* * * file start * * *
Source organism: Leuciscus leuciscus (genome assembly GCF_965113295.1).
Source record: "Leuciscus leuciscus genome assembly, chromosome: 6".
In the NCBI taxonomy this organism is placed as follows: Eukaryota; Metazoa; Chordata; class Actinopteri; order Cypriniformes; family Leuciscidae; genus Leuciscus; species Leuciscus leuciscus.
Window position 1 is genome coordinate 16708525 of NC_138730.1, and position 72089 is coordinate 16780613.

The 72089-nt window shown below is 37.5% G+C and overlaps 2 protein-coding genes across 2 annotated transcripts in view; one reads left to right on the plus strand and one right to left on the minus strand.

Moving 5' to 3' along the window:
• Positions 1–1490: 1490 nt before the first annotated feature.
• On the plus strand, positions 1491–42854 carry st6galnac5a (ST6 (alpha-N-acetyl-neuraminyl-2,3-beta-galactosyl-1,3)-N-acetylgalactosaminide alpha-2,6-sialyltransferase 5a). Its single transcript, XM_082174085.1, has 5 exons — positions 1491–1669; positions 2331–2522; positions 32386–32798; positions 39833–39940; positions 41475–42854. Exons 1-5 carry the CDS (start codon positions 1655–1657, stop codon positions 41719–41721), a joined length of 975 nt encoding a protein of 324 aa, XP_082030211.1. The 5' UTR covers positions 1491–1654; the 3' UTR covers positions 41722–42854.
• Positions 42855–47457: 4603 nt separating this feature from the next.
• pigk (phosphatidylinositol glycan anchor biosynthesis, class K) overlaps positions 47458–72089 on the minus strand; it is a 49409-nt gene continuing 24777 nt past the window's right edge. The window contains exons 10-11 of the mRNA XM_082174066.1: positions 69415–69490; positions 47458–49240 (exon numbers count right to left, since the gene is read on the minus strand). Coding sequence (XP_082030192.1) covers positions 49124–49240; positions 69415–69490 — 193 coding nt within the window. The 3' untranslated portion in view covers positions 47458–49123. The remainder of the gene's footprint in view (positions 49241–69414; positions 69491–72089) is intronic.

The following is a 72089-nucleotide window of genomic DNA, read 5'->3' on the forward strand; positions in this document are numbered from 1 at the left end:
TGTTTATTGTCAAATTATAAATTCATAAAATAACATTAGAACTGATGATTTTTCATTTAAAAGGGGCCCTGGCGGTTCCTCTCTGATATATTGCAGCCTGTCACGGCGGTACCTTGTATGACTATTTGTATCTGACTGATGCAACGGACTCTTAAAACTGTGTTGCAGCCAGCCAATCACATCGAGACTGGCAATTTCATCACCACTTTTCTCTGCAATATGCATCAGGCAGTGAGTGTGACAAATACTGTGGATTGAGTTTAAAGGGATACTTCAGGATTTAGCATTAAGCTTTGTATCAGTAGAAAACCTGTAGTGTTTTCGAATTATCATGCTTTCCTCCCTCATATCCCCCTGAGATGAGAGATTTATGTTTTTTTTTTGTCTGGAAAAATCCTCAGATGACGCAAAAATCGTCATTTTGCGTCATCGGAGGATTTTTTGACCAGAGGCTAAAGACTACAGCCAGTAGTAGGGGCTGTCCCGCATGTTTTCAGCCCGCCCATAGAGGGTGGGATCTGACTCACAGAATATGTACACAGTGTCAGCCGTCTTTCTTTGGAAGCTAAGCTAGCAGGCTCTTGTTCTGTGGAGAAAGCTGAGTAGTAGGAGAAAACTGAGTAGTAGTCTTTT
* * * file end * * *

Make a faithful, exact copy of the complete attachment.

Source organism: Leuciscus leuciscus (genome assembly GCF_965113295.1).
Source record: "Leuciscus leuciscus genome assembly, chromosome: 6".
In the NCBI taxonomy this organism is placed as follows: Eukaryota; Metazoa; Chordata; class Actinopteri; order Cypriniformes; family Leuciscidae; genus Leuciscus; species Leuciscus leuciscus.
Window position 1 is genome coordinate 16708525 of NC_138730.1, and position 72089 is coordinate 16780613.

The 72089-nt window shown below is 37.5% G+C and overlaps 2 protein-coding genes across 2 annotated transcripts in view; one reads left to right on the plus strand and one right to left on the minus strand.

Moving 5' to 3' along the window:
• Positions 1–1490: 1490 nt before the first annotated feature.
• On the plus strand, positions 1491–42854 carry st6galnac5a (ST6 (alpha-N-acetyl-neuraminyl-2,3-beta-galactosyl-1,3)-N-acetylgalactosaminide alpha-2,6-sialyltransferase 5a). Its single transcript, XM_082174085.1, has 5 exons — positions 1491–1669; positions 2331–2522; positions 32386–32798; positions 39833–39940; positions 41475–42854. Exons 1-5 carry the CDS (start codon positions 1655–1657, stop codon positions 41719–41721), a joined length of 975 nt encoding a protein of 324 aa, XP_082030211.1. The 5' UTR covers positions 1491–1654; the 3' UTR covers positions 41722–42854.
• Positions 42855–47457: 4603 nt separating this feature from the next.
• pigk (phosphatidylinositol glycan anchor biosynthesis, class K) overlaps positions 47458–72089 on the minus strand; it is a 49409-nt gene continuing 24777 nt past the window's right edge. The window contains exons 10-11 of the mRNA XM_082174066.1: positions 69415–69490; positions 47458–49240 (exon numbers count right to left, since the gene is read on the minus strand). Coding sequence (XP_082030192.1) covers positions 49124–49240; positions 69415–69490 — 193 coding nt within the window. The 3' untranslated portion in view covers positions 47458–49123. The remainder of the gene's footprint in view (positions 49241–69414; positions 69491–72089) is intronic.

The following is a 72089-nucleotide window of genomic DNA, read 5'->3' on the forward strand; positions in this document are numbered from 1 at the left end:
TGTTTATTGTCAAATTATAAATTCATAAAATAACATTAGAACTGATGATTTTTCATTTAAAAGGGGCCCTGGCGGTTCCTCTCTGATATATTGCAGCCTGTCACGGCGGTACCTTGTATGACTATTTGTATCTGACTGATGCAACGGACTCTTAAAACTGTGTTGCAGCCAGCCAATCACATCGAGACTGGCAATTTCATCACCACTTTTCTCTGCAATATGCATCAGGCAGTGAGTGTGACAAATACTGTGGATTGAGTTTAAAGGGATACTTCAGGATTTAGCATTAAGCTTTGTATCAGTAGAAAACCTGTAGTGTTTTCGAATTATCATGCTTTCCTCCCTCATATCCCCCTGAGATGAGAGATTTATGTTTTTTTTTTGTCTGGAAAAATCCTCAGATGACGCAAAAATCGTCATTTTGCGTCATCGGAGGATTTTTTGACCAGAGGCTAAAGACTACAGCCAGTAGTAGGGGCTGTCCCGCATGTTTTCAGCCCGCCCATAGAGGGTGGGATCTGACTCACAGAATATGTACACAGTGTCAGCCGTCTTTCTTTGGAAGCTAAGCTAGCAGGCTCTTGTTCTGTGGAGAAAGCTGAGTAGTAGGAGAAAACTGAGTAGTAGTCTTTT